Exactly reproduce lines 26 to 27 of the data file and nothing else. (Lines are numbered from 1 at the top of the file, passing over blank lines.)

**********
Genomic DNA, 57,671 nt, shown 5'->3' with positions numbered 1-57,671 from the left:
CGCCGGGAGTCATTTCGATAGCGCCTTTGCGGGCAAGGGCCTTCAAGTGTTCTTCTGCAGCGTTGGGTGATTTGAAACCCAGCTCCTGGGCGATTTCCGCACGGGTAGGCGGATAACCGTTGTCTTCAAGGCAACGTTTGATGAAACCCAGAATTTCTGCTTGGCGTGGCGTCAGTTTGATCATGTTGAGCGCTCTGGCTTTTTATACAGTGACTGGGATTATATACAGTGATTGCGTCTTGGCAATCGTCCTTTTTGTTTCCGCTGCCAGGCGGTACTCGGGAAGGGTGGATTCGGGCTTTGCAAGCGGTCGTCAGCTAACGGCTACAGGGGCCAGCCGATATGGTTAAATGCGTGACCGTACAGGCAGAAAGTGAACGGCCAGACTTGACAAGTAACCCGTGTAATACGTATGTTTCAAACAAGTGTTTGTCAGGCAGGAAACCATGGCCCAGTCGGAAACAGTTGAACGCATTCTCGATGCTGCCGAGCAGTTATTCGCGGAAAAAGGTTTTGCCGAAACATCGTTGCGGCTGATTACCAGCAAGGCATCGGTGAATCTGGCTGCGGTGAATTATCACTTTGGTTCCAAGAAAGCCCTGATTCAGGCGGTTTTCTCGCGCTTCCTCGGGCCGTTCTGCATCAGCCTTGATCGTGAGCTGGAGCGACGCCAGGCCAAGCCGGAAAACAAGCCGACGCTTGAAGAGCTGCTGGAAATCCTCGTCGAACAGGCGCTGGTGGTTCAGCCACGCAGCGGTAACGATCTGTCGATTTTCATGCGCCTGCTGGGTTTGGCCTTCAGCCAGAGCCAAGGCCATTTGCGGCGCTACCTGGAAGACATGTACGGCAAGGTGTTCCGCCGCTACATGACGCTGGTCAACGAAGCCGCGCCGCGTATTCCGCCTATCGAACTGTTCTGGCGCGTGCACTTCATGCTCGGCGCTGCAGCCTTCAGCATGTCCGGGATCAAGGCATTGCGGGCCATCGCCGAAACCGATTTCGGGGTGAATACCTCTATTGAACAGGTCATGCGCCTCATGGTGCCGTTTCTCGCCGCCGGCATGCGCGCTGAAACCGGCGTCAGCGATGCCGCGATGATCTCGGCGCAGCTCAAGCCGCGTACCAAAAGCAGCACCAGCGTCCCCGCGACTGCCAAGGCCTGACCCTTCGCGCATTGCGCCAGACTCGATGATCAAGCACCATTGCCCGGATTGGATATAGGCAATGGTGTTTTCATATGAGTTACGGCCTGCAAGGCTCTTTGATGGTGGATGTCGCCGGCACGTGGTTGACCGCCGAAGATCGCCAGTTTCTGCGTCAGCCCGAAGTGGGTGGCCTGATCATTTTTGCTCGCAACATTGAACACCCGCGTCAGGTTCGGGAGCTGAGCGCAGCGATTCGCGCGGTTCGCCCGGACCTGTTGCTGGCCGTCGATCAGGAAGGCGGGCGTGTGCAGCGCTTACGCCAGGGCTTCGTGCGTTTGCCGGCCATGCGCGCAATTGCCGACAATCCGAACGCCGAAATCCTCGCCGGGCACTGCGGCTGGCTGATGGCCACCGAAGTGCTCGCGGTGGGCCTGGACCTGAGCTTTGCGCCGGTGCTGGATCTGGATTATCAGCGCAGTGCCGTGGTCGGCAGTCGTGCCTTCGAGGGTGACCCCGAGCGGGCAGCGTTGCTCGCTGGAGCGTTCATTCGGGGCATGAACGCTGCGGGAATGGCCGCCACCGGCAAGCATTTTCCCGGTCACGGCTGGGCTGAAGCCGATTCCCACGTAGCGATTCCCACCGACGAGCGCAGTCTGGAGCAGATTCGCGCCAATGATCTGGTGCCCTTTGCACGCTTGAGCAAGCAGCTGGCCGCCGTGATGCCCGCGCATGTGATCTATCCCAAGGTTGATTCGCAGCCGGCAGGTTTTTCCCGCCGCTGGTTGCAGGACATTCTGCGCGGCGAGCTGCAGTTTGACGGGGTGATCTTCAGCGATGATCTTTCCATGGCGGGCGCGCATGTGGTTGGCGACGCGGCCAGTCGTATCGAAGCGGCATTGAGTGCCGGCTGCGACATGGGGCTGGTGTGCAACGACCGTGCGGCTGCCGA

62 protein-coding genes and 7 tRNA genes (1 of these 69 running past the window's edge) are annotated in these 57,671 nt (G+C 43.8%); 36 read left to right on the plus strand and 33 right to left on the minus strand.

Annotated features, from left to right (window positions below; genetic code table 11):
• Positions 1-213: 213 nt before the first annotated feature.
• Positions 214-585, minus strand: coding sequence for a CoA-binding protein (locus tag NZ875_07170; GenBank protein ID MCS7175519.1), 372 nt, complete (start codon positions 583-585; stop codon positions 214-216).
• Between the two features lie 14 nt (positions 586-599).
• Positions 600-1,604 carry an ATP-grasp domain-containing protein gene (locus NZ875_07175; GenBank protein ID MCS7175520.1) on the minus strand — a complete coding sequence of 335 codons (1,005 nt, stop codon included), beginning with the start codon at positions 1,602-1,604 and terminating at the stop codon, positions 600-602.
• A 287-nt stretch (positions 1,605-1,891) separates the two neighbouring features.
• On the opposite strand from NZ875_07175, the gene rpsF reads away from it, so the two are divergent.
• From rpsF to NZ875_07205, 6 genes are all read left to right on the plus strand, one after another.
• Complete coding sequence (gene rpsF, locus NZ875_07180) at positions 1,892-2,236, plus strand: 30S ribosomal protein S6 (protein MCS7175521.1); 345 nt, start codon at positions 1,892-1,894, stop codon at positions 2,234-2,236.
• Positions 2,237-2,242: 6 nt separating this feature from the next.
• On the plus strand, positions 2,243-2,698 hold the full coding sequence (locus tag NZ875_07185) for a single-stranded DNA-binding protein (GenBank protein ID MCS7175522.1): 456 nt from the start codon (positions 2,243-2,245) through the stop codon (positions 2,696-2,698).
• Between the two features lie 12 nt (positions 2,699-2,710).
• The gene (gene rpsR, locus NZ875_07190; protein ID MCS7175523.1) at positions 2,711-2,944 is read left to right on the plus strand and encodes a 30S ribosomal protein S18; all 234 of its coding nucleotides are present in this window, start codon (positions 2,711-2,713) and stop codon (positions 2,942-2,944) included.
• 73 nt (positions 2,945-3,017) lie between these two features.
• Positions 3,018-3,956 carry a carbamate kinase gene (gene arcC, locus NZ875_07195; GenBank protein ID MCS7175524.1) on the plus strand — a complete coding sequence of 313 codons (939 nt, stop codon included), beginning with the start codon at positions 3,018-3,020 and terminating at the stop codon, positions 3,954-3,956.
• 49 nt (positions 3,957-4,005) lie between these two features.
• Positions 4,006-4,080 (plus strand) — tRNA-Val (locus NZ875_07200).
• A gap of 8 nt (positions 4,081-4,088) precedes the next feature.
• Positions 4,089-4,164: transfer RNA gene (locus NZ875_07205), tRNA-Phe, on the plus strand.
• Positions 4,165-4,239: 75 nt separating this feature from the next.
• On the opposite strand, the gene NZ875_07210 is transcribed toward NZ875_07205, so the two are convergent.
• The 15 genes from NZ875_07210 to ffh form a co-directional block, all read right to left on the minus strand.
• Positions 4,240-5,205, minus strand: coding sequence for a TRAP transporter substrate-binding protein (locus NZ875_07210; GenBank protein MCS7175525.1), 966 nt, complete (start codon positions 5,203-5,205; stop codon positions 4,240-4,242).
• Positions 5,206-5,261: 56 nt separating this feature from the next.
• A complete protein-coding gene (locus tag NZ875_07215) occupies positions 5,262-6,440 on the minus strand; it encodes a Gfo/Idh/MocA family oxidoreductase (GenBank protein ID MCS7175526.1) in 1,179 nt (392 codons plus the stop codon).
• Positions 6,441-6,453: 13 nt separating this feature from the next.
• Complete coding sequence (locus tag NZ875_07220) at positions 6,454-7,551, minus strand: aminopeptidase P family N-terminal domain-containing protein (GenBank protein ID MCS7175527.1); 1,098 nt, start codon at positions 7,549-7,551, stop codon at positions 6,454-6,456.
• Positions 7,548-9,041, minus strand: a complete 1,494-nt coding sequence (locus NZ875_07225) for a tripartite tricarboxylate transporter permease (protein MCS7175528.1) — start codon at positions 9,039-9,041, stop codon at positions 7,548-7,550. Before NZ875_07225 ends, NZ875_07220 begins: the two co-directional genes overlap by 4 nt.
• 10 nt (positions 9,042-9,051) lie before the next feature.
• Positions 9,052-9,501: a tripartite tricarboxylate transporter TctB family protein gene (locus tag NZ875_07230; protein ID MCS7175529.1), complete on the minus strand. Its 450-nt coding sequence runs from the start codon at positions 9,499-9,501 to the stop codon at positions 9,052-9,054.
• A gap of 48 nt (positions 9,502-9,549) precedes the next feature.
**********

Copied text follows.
• Positions 4,240-5,205, minus strand: coding sequence for a TRAP transporter substrate-binding protein (locus NZ875_07210; GenBank protein MCS7175525.1), 966 nt, complete (start codon positions 5,203-5,205; stop codon positions 4,240-4,242).
• Positions 5,206-5,261: 56 nt separating this feature from the next.